escutcheon

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escutcheon

 [es-kuch´un]
1. a shield or something shaped like a shield.
2. the shieldlike pattern of distribution of the pubic hair.
Normal escutcheon distribution of male and female pubic hair.

escutcheon

(es-kŭtch'ŏn),
Pattern of distribution of pubic hair.
[M.E., fr. Norman Fr. esochon, fr. L.L., scutio, fr. L. scutum, shield]
A patch of pubic hair
The normal female escutcheon is a triangle pointing downward, sharply cut off at the level of the pubic symphysis; the male escutcheon is diamond-shaped with both downward and upward angles; a male pattern in a woman may indicate pathological excess of androgen, or be a familial trait without significance
References in periodicals archive ?
You probably remember the handle escutcheon shrinking tightly up to the handle and turning with the handle, thereby tearing the trim.
Lindquist describes how painters to the Dukes of Burgundy were often rewarded as much, or more, for personal loyalty to the duke than for their artistic skills, and became closest and most useful members of the court through their management roles in large collaborative projects, including such "low arts" as design for pennants, banners, harnesses, and escutcheons, a position also noted by Elsig for artists in Savoy (61).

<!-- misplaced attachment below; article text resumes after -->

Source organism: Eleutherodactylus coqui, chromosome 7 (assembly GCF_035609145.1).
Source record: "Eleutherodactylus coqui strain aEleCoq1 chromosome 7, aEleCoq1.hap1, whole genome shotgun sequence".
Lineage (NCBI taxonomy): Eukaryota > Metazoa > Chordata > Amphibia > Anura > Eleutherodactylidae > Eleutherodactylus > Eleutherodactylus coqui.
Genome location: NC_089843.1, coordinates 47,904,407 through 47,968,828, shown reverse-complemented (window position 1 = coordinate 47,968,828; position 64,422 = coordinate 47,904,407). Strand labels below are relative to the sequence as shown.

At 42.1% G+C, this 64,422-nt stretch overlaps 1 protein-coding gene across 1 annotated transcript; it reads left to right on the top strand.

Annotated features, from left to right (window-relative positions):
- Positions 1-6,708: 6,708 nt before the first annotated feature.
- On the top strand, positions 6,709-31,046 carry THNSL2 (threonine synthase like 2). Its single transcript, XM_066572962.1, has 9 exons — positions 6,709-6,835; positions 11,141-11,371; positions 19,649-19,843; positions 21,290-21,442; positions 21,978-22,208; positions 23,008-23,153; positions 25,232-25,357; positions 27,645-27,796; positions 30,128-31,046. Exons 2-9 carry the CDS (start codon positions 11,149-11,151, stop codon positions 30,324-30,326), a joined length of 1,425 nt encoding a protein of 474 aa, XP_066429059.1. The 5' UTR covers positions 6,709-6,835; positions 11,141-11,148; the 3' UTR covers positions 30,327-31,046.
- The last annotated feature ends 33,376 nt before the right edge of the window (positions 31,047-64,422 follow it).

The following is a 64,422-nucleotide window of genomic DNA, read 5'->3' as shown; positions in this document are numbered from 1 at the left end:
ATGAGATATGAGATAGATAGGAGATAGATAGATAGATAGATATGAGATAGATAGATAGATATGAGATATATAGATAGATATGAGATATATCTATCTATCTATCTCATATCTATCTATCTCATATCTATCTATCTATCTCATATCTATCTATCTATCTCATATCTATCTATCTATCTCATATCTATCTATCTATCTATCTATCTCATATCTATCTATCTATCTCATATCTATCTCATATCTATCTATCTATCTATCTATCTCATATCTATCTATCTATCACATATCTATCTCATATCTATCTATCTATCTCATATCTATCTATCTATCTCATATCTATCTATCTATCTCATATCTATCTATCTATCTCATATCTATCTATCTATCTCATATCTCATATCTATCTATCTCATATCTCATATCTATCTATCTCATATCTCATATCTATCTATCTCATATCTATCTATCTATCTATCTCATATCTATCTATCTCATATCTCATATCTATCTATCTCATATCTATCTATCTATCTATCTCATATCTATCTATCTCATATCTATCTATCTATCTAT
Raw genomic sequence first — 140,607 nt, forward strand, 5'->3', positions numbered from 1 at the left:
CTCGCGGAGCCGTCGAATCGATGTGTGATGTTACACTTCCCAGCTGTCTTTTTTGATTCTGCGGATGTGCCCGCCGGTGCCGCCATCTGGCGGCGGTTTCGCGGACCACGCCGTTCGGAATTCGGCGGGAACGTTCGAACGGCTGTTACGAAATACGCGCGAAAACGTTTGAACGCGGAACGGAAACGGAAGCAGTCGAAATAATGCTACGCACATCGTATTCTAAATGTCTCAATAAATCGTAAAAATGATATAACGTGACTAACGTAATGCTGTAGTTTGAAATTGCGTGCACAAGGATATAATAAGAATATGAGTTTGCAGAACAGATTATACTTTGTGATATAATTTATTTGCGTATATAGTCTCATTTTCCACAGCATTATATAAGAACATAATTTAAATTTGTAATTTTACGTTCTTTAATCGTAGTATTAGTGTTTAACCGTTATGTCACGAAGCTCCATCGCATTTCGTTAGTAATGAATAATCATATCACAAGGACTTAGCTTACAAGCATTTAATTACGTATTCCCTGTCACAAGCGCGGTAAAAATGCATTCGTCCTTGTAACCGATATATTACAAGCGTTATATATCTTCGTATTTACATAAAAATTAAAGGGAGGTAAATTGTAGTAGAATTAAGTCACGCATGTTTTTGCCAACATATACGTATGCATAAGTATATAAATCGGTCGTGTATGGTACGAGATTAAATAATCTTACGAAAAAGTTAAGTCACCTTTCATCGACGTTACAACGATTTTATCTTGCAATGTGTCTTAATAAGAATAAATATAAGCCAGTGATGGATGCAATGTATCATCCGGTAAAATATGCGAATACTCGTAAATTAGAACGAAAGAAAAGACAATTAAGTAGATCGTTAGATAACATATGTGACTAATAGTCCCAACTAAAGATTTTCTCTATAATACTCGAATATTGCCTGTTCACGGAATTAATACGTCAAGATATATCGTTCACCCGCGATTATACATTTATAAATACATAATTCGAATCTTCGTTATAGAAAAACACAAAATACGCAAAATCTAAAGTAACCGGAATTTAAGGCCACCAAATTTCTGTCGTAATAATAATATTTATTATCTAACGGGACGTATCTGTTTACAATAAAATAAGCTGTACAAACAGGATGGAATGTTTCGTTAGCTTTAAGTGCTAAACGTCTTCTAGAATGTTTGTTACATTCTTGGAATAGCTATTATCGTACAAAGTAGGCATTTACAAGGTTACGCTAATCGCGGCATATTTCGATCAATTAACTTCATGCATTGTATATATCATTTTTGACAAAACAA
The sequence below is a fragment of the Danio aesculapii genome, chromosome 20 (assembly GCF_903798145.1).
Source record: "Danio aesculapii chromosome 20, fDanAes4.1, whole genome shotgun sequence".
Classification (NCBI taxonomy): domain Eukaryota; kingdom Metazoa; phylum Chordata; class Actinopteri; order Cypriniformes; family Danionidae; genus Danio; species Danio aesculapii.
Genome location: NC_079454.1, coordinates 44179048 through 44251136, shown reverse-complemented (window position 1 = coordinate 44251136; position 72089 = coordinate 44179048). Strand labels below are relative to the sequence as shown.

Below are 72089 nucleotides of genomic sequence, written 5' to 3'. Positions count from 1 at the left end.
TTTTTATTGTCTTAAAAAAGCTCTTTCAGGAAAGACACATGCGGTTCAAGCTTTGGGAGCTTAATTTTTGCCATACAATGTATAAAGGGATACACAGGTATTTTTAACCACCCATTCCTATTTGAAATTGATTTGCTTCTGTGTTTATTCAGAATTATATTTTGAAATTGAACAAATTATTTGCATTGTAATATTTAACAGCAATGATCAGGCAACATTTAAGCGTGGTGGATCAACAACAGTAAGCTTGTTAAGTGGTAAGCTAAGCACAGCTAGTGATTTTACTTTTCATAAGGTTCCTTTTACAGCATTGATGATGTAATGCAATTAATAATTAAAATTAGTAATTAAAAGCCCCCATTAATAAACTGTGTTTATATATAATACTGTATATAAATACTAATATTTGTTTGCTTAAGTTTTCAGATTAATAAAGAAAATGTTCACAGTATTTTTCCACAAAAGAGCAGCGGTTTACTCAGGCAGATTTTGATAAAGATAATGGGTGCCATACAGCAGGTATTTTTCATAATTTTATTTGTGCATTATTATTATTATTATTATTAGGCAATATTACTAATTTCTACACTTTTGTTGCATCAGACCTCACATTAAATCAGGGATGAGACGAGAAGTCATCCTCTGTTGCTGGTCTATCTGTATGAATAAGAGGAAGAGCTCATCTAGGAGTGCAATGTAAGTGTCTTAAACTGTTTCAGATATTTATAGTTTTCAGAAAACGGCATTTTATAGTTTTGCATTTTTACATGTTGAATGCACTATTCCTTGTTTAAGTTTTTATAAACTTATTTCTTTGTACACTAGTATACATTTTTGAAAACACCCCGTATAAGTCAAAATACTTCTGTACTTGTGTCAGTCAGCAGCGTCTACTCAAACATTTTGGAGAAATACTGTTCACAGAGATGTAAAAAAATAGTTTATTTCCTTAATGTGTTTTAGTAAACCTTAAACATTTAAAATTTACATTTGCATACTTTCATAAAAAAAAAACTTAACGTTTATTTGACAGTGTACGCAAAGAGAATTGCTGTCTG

Instead, Gwiz custom-ordered brass escutcheons to cover the window frame, making it much more pleasing to the eye.
If you're building your own home, one advantage would be to know your architraves from your escutcheons. Luckily, there are those who allow their enthusiasm only so much rein before letting the real professionals take over and do what they do best ( in the knowlege that partnerships are based on trust, experience and all-round vision.
In the end, as Amstrong records, 'no further action was taken, and the escutcheons, unobtrusive and unnoticed, remain as interesting little mementos of the first Governors of the Institution.' (10) It can be reported that today, the armorial bearings continue to remain safely out of harm's way, and still largely unnoticed.
The costumes suggested the fifteenth century with heraldic-looking escutcheons on the armor and flags with fleurs-de-lis and dragons hanging in the king's bedroom.
William Lawlor, the local painter/decorator, was perhaps already at work on the eight funeral escutcheons to be attached to the pall, and on a hatchment for John Parr.
These locks combine innovatively designed escutcheons with a variety of configurations to activate the lock.
This lavatory unit has a square-angled gooseneck spout and comes with cross or lever handles on cylindrical bonnets and curved escutcheons. Five finishes are available.
The first labels came into use circa 1735 and were like escutcheons or cartouches in shape, being made from a series of symmetrical scrolls, slightly shaped to hang comfortably against the bottle.